Pandora Media (NYSE:P) is on the hunt for a new leader. The company announced Tuesday that CEO Tim Westergren has resigned from his position, and vacated his seat on the board of directors. He has been followed out the door by two other top managers, President Mike Herring and Chief Marketing Officer Nick Bartle.
CFO Naveen Chopra has been named interim CEO. The company said it has begun a search for a permanent replacement. Westergren's board seat has been filled by Jason Hirschhorn, CEO of the ReDEF Group, which Pandora describes as a "digital content curation company."
Westergren is a co-founder of Pandora. He served two terms as CEO -- the first ran from 2002 to 2004, and the second began in March 2016.
Does it matter?
Westergren's resignation wasn't much of a shock. Several media reports had it that he was on his way out in the wake of the company's deal earlier this month to accept a $480 million cash infusion from satellite radio broadcaster Sirius XM (NASDAQ:SIRI).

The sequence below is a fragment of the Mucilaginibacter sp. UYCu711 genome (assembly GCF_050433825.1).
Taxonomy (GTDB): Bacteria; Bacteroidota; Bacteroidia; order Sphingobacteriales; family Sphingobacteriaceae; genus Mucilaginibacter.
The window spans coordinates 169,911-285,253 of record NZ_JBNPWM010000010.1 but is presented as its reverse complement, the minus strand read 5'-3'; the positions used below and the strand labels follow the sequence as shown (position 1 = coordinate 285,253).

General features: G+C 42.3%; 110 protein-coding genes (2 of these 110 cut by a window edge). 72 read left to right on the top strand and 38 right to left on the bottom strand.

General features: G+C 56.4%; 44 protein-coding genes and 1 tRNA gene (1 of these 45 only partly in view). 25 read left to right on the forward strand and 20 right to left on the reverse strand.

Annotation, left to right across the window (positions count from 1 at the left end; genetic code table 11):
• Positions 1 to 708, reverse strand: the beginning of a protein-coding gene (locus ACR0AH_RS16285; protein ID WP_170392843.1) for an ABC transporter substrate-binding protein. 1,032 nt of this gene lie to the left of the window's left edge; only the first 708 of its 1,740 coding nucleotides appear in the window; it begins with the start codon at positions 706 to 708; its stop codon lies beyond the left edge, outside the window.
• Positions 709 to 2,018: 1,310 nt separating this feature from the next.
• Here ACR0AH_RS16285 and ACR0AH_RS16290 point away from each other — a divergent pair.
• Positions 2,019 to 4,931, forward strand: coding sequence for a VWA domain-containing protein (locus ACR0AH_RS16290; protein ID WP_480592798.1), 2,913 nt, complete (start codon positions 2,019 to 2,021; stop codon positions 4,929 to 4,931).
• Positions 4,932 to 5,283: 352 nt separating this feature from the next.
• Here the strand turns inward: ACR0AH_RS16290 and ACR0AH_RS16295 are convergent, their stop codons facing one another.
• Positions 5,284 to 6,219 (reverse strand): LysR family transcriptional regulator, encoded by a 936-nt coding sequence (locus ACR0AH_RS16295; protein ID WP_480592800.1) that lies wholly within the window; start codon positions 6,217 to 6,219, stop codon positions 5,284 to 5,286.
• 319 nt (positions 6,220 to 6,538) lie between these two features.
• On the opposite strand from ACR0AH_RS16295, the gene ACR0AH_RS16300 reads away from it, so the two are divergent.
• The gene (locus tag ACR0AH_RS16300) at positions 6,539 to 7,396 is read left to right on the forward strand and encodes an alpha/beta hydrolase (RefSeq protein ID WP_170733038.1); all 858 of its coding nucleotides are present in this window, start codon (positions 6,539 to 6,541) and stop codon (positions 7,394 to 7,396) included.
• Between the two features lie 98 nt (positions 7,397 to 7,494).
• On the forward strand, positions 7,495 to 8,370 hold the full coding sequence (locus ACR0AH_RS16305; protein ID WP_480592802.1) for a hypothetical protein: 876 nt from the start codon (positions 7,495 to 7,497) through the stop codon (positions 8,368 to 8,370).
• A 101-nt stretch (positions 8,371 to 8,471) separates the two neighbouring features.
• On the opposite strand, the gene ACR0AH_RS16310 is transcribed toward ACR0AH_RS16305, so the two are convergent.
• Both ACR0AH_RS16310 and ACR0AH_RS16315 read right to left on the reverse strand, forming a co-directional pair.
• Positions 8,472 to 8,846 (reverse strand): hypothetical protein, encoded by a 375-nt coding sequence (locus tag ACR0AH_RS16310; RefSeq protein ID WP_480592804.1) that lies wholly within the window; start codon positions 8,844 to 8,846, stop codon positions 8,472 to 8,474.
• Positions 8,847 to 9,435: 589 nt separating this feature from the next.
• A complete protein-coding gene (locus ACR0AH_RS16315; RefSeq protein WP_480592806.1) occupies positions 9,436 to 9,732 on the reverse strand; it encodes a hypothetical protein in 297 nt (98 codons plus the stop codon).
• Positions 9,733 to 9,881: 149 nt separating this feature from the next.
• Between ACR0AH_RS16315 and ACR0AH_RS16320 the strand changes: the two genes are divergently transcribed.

In return, Sirius XM gained three seats on Pandora's nine-member board and preferred stock that gives it a 19% stake in the company. Sirius XM CEO Jim Meyer was quoted as saying that the deal "represents a unique opportunity for SiriusXM to create value for its stockholders by investing in the leader in the ad-supported digital radio business, a space where SiriusXM does not play today."
Lately, Pandora has been pouring its resources into its recently launched on-demand music service. This business costs more in terms of artist royalty rates, however, and is hotly competitive at the moment.
Perhaps SiriusXM will try to turn Pandora back to its emphasis on ad-supported radio, as Meyer's statement seems to imply. Whether it does or not, the latter company will likely continue to rack up bottom-line losses regardless. So, I'm not bullish on Pandora's prospects at the moment, and I think its stock is best avoided for now.